Headquarters for the Municipal Transport Company (EMT)

Madrid, Spain

Structural typology: OFFICE BUILDINGS
Date: January, 2004
Owner: EMT
Construction: Gerens, Terratest, Callfer, Ferrovial, ACS
Scope: detailed design and construction monitoring
Architect: Gonzalo Cano Pintos (Estudio Cano Lasso)

The Social Headquarters for the Municipal Transport Company (EMT) of Madrid consists of two buildings above ground level and three basements levels which are shared by both buildings.

Building 1 is an unconventional construction. From ground level, two concrete towers rise upwards which, on one hand, house the vertical communication shafts and, on the other, serve as supports for two large solid-webbed steel girders with a maximum depth of 4.55m. The distance between the supporting axes is 53.20 m, overhanging 26.35m northwards and 7.5m southwards.

Five slabs (four floor level and roof) are hung from the aforementioned main steel girders. Therefore, a large open space for all floors and the ground floor (level 0), completely free of supports and visual obstacles, is obtained. The struts, from which the floors are subsequently suspended, are slender in design with a minimum possible diameter, including their exterior cladding, in order to make patent their structural usage as hanging elements which are submitted to tension from crowned beams.

The slabs are composed of transversal steel beams perpendicular to the longitudinal axis of the building which are suspended from struts. Purlins are placed between the transversal beams, following the longitudinal axis, thus giving support to the composite floor decking which is based on corrugated steel sheet with concrete cast in situ.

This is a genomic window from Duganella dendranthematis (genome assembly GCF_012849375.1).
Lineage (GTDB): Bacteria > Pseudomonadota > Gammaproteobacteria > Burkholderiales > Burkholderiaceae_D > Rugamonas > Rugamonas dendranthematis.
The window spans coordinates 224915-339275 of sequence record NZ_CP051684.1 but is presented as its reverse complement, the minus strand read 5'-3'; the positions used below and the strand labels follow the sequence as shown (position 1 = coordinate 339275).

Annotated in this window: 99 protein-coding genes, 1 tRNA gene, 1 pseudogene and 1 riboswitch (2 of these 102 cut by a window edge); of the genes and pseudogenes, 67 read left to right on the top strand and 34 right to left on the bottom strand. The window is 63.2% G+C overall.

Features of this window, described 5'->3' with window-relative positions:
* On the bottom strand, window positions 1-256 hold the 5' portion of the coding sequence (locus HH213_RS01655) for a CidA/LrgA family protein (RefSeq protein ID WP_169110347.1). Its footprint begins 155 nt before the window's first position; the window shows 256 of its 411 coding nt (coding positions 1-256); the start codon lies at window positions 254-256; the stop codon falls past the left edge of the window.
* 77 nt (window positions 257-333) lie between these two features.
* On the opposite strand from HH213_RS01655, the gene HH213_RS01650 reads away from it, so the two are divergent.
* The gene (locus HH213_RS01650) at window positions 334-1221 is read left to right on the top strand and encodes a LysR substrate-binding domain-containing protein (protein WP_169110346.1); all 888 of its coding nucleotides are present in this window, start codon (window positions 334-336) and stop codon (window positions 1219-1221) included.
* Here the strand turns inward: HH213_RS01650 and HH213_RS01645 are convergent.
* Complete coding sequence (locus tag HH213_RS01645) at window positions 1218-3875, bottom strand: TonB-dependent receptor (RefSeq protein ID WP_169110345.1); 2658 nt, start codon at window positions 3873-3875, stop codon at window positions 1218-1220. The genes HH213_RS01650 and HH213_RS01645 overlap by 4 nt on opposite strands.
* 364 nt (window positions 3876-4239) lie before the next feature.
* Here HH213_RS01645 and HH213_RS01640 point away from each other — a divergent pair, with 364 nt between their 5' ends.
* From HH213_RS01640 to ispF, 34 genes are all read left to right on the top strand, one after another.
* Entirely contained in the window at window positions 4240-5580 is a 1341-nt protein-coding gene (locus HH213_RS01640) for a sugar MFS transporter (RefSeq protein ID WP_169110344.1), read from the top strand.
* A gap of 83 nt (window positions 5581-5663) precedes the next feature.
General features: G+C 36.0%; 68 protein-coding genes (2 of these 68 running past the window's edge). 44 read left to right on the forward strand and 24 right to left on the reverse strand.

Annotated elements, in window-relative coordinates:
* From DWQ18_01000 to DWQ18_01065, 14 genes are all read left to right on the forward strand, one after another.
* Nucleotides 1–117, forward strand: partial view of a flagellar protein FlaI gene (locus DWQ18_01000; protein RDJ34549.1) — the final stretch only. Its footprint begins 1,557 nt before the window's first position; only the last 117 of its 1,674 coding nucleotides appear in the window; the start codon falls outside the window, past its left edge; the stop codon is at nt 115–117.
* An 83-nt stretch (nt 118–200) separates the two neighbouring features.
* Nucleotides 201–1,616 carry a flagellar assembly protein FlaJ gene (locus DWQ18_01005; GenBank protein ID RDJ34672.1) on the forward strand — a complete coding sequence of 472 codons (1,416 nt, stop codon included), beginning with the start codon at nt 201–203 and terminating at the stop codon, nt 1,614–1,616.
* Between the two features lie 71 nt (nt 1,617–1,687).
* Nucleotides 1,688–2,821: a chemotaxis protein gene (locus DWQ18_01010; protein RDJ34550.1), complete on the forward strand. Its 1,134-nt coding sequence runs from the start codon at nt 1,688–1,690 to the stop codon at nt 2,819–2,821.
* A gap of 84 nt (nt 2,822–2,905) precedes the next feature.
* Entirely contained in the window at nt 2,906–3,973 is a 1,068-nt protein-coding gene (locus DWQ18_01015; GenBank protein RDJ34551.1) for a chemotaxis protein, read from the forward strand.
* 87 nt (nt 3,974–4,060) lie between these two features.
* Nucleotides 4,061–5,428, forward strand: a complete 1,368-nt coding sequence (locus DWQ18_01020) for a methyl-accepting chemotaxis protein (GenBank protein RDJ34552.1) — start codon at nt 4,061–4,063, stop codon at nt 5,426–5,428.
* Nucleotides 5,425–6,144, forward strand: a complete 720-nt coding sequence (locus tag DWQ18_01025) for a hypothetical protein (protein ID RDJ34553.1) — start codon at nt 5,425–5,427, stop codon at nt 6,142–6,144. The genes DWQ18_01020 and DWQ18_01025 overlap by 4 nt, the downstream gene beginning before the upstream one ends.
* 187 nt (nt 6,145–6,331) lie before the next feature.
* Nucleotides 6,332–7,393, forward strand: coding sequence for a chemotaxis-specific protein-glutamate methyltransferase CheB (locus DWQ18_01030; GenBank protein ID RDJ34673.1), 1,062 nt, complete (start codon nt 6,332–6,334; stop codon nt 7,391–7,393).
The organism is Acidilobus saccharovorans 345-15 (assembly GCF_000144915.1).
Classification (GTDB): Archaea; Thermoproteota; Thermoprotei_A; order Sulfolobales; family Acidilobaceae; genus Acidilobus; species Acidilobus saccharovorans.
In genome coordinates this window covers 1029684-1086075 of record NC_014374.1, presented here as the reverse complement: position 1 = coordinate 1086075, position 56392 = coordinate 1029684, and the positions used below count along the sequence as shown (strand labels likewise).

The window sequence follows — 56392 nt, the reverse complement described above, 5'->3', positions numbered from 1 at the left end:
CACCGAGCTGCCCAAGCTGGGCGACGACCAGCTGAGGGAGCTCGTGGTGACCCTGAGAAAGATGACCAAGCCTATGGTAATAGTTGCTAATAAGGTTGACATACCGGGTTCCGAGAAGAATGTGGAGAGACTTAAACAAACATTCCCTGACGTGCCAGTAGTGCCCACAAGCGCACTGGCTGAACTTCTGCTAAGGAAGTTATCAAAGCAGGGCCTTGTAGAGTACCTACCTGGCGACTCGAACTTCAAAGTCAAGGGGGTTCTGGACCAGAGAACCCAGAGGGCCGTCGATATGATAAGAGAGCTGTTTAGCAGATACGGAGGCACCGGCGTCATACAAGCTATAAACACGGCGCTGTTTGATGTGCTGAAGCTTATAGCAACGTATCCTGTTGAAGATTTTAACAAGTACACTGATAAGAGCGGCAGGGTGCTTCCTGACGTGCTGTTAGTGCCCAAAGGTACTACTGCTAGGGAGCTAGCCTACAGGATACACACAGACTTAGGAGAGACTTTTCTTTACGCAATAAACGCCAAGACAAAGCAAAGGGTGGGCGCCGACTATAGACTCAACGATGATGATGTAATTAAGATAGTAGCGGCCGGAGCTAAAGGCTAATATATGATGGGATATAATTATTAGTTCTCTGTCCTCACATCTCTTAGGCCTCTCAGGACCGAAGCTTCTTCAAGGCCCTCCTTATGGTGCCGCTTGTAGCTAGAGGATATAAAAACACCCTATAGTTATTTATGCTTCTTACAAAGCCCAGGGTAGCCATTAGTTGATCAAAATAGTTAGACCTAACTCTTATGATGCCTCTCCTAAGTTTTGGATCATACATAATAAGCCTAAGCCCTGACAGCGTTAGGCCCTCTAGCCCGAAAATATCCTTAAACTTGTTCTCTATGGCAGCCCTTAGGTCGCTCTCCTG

Building 2 is completely made of concrete. It is composed of three concrete slabs. The first and third one (roof) are 1.1m deep light slabs. The intermediate one is a ribbed slab and consists of two 1.10m deep beams and a 0.20m deep slab. The slabs are set on reinforced concrete walls which are placed 14.40m apart and overhang the external walls by 7.20m. As the intermediate slab’s layout does not permit a 7.2m overhang, structural walls have been placed at the edges of the slabs, in such a way, that the intermediate floor slab may rest upon said wall, and thus transmit the slab loads from the roof and first floors.

Running between both buildings is a steel gangway which is supported on building 2 and suspended from the girders in building 1. A steel ladder which runs from ground floor level is another possible access to this gangway.

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